“We stand on the brink of a technological revolution that will fundamentally alter the way we live, work and relate to one another," said Klaus Schwab, the Founder and Executive Chairman of the World Economic Forum in his book ‘The Fourth Industrial Revolution*’.
This statement was made at the beginning of 2017 but could just as well have been said 200 years ago, before the first industrial revolution redefined civilization.
Prior to 1760, the world's population was totally insular, living in closed communities with limited skill sets and food supplies, following family traditions with no thought of change.
Starting in the UK, with the invention and refinement of the steam engine and steam power, agriculture boomed and food supplies fuelled increases in population, leading to the development of new markets.
Allowing factories to spring up anywhere, not just around water mills, industrialization spread. Cities were created, full of consumers and the growth of the railroads allowed even further expansion and urbanization.
Agriculture was abandoned in favor of production of goods in the forms of textiles, steel, food and more. Jobs were created, and the media, transport systems, medical services - everything was reinvented and everyday life was transformed.
All this took place over a period of around 80 years, until the mid-1800s, its effect spreading out into Europe and the Americas.
As the 20th century dawned, population and urbanization continued to grow, boosted massively by the latest invention and widespread use of electrical power. The 2nd industrial revolution sparked developments into mass production, with assembly lines for food, clothes and goods as well as major leaps forward in transport, medicine and weapons.
Europe remained dominant, but other nations were now attaining the power and technology to advance independently.
By the 1960s, civilization had settled down again after two World Wars, with that application of wartime technology sparking innovation and forward thinking once again in peacetime. The usefulness of the silicon wafer was discovered, leading to the development of semiconductors and mainframe computers, evolving into personal computers in the 1970s and 1980s. With the growth of the internet and the World Wide Web in the 1990s, the computer, or digital, revolution was well underway, internationally.
Speed and momentum gathered as new discoveries continued to be made through collaboration and the spread of knowledge, leading to where we are now. Building on the digital revolution, we now have the far-reaching mobile internet, inexpensive solid state memory capabilities and massive computing power resources. Combined with smaller, more powerful devices and sensors, we are now able to draw on information to advance even further, using technologies such as robotics, big data, simulation, machine learning and artificial intelligence.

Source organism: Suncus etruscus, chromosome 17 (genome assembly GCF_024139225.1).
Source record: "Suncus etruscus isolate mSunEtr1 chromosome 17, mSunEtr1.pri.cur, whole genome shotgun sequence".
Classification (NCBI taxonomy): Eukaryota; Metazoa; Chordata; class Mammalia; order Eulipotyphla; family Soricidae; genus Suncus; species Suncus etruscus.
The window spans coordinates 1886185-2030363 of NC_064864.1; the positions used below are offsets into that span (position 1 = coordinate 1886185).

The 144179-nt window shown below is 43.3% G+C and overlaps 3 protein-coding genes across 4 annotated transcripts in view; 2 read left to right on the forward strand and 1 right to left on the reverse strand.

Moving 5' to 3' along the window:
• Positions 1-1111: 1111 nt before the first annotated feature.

Smart factories allow cooperation between these virtual and physical systems, allowing the creation of new operating models that can even be represented as Digital Twins for diagnostic and productivity improvement.
We are facing great leaps forward in fields such as nanotechnology, renewables, genetics and quantum computing, now linking the physical and digital domains with biological aspects in a new branch of this latest revolution.
The speed of change is astounding, compared to the long, slow spread of those first revolutionary developments. Technology is moving so quickly, with globally connected devices making the world even smaller, allowing exchanges of skills and ideas to propagate new inventions across disciplines.
Without the small first step of the 1st Industrial Revolution, however, we would be continuing our insular lives with no travel or exploration, limited food sources, susceptibility to health challenges and no prospect of innovation.
So, although we are now continually on the brink of profound change and momentous international developments are becoming inevitable, we need to embrace them and open our imaginations to move forward on this exciting step of our course in history.
As Klaus Schwab concluded; "In its scale, scope & complexity, the transformation will be unlike anything humankind has experienced before*.”
* The Fourth Industrial Revolution, Klaus Schwab, Published January 2017, Random House USA Inc.